To the grammatical understanding of the words, and that they were speaking of the Messiah and expressed the divinity and humanity, they all hold firmly on it.  But then the exegetes have let the objection of the Calvinists impress them: Eve then would have committed idolatry with Cain, if she had thought of him as God.  They said then that Eve did not relate the words to Cain, but with the birth of her first child she remembers that great seed of the woman; the birth of a child was her guarantee that God will not give the human race over to death and destruction, and so the promised One will also then be born; to that they hold themselves in their pain, in debt of sin and in the misery of the vale of tears.  So also, Sebastian Schmidt in his Disputatio.  He takes this sense from the words: she says: I have the man Jehovah. If she says Jehovah, that is clear.  No trope can be in the name. God gives no other name, that designates only the one true God. She holds therefore the Messiah, that comforts her, for true God. She calls him Man; and what that is, she knows. And that she testifies both in one sentence by the same person.  She thus expresses the unity of the God-man person.  "She says: I have the man, the Lord, not a man and the Lord, as if she were talking about two different things; also not: with Jehovah or through Jehovah or like him, that can could refer it to two persons, but only: the Man Jehovah, the Man that is Jehovah.  There it is impossible to think more than one person. What regards the natures is so clear, that through "Man" and "Jehovah" two natures are named.... Nor also can these two natures be other than the divine and the human. What more do we believe in the New Testament or can we believe of [page 340] the person and the natures of the Messiah?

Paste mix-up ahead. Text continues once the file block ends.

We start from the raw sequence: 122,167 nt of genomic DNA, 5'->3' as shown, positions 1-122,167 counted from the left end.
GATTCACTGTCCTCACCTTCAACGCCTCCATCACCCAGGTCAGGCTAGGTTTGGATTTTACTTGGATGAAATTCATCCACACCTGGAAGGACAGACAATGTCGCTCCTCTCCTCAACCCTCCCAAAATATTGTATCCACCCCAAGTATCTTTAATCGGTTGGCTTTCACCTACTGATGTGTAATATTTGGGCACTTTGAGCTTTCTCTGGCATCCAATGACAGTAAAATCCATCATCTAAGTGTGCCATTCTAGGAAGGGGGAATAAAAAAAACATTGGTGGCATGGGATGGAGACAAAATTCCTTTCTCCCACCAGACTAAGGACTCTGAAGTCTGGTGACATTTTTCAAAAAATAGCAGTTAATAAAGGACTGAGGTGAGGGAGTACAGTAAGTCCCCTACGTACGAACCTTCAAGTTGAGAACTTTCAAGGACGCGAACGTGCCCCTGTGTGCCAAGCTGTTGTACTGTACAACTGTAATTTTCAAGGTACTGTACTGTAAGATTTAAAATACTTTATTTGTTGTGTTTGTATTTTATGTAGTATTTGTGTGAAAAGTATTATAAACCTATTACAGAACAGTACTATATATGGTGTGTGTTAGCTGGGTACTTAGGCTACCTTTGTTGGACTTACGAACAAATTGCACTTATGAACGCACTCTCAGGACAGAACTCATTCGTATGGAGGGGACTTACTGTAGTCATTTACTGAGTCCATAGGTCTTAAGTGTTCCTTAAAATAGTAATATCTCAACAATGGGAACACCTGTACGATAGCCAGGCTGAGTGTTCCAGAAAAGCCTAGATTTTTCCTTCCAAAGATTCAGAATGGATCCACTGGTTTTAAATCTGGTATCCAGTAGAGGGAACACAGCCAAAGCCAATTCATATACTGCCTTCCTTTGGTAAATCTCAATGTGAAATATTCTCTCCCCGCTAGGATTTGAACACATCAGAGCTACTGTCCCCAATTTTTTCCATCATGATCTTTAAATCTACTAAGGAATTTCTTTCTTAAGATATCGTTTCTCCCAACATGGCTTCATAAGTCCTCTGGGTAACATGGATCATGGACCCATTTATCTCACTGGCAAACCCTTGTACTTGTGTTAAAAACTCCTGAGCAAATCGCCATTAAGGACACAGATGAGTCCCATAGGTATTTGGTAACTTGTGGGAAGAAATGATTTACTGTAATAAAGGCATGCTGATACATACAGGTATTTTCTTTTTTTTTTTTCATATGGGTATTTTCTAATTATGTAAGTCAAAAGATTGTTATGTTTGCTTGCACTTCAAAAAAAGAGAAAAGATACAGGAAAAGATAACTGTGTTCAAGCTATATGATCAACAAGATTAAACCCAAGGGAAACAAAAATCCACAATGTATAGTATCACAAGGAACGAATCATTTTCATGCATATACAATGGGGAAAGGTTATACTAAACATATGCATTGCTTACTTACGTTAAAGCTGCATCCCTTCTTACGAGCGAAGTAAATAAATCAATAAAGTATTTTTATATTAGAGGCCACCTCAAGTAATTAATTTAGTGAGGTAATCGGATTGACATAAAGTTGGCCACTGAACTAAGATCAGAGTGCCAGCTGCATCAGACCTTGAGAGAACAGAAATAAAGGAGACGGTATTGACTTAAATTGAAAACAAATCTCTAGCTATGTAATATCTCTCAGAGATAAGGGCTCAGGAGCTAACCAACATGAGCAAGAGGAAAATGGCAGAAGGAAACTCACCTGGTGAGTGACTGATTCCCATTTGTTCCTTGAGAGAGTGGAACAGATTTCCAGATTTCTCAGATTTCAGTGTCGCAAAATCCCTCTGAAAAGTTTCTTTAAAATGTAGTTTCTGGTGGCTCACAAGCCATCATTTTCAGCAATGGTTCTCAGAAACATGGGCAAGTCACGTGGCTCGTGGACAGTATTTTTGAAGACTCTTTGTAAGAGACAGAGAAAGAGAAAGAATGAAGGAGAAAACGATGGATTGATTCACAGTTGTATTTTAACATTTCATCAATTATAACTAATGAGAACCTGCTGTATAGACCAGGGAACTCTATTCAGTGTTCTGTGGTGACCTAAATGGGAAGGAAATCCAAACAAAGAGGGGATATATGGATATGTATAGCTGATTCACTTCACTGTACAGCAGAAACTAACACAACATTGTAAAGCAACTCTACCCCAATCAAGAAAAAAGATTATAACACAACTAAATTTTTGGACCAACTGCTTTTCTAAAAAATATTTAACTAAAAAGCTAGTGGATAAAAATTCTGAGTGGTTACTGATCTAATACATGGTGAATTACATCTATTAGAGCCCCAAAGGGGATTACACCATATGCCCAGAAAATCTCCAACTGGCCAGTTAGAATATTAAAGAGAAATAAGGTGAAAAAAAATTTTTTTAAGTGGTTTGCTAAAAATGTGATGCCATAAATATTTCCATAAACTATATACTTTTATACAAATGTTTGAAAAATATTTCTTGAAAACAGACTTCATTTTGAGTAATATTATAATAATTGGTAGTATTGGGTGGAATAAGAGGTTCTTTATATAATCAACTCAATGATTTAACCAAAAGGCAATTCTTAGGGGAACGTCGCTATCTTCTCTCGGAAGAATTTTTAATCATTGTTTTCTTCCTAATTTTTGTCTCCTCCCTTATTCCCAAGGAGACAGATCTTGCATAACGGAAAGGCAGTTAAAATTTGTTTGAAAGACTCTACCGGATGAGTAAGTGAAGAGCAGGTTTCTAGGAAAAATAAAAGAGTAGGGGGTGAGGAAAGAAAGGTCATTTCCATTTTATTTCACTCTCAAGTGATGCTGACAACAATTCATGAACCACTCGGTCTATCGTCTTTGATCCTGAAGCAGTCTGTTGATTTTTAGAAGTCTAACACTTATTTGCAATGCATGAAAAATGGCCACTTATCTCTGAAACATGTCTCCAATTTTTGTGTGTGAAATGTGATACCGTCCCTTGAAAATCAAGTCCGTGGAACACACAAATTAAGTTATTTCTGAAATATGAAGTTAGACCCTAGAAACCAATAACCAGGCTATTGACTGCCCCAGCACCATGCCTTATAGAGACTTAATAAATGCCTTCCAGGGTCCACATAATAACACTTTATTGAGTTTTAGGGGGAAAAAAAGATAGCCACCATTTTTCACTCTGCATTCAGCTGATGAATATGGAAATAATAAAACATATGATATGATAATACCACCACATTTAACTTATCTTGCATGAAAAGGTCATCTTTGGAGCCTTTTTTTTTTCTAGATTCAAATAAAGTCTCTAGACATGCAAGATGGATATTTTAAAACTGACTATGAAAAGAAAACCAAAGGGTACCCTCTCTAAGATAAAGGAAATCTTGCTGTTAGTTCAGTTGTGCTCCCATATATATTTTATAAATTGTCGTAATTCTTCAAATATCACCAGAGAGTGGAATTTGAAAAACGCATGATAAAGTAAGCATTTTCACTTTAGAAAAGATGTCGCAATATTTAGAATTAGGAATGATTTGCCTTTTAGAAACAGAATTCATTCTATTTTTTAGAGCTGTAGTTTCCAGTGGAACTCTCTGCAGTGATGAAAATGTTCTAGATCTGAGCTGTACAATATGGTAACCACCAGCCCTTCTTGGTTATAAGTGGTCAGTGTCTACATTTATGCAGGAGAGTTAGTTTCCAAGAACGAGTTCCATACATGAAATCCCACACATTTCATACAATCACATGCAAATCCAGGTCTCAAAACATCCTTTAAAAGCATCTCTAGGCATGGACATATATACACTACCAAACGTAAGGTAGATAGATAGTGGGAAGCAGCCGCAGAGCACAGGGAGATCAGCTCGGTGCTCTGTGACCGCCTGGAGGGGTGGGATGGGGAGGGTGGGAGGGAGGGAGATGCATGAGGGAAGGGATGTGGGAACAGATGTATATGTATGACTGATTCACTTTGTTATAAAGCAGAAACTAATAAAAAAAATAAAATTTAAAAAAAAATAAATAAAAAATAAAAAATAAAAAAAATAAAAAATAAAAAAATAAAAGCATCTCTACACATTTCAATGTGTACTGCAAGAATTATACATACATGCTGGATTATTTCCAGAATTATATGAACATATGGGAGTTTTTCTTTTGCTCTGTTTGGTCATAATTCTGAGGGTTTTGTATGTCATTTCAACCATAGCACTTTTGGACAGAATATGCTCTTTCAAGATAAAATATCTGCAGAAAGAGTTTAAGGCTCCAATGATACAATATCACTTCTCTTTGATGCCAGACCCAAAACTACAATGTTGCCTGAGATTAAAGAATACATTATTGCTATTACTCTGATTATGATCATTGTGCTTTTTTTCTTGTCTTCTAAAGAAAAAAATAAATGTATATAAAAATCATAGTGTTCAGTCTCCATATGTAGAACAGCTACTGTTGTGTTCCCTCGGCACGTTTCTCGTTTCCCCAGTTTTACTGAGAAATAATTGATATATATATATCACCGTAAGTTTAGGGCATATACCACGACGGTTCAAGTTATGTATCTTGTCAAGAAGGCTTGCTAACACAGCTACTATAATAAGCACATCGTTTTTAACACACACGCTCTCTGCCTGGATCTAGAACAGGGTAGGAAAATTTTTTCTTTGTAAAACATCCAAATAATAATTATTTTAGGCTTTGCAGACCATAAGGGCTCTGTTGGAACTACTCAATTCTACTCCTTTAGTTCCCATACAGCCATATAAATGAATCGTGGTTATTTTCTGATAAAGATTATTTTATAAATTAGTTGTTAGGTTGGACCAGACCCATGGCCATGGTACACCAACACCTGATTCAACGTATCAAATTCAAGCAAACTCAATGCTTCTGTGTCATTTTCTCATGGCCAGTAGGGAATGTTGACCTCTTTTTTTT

= = = = = = = =  cont'd in Part 4  = = = = = = = =

In researching further the available English translations, I found that the 1976 edition of Beck's Bible, The Holy Bible: An American Translation (or AAT), did offer a translation much closer to Luther's:
"I have gotten a man, the LORD"
and for this reason, I have consulted Beck's translation on several occasions.  William F. Beck was a professor at Concordia Seminary and his translation was published by Herman Otten of Christian News.  There was some question about Beck's teaching of Justification, but I have not pursued this very far.  I seem to recall that he did not highlight the teaching of Walther and Pieper.  His translation is still available here.

In the next Part 4...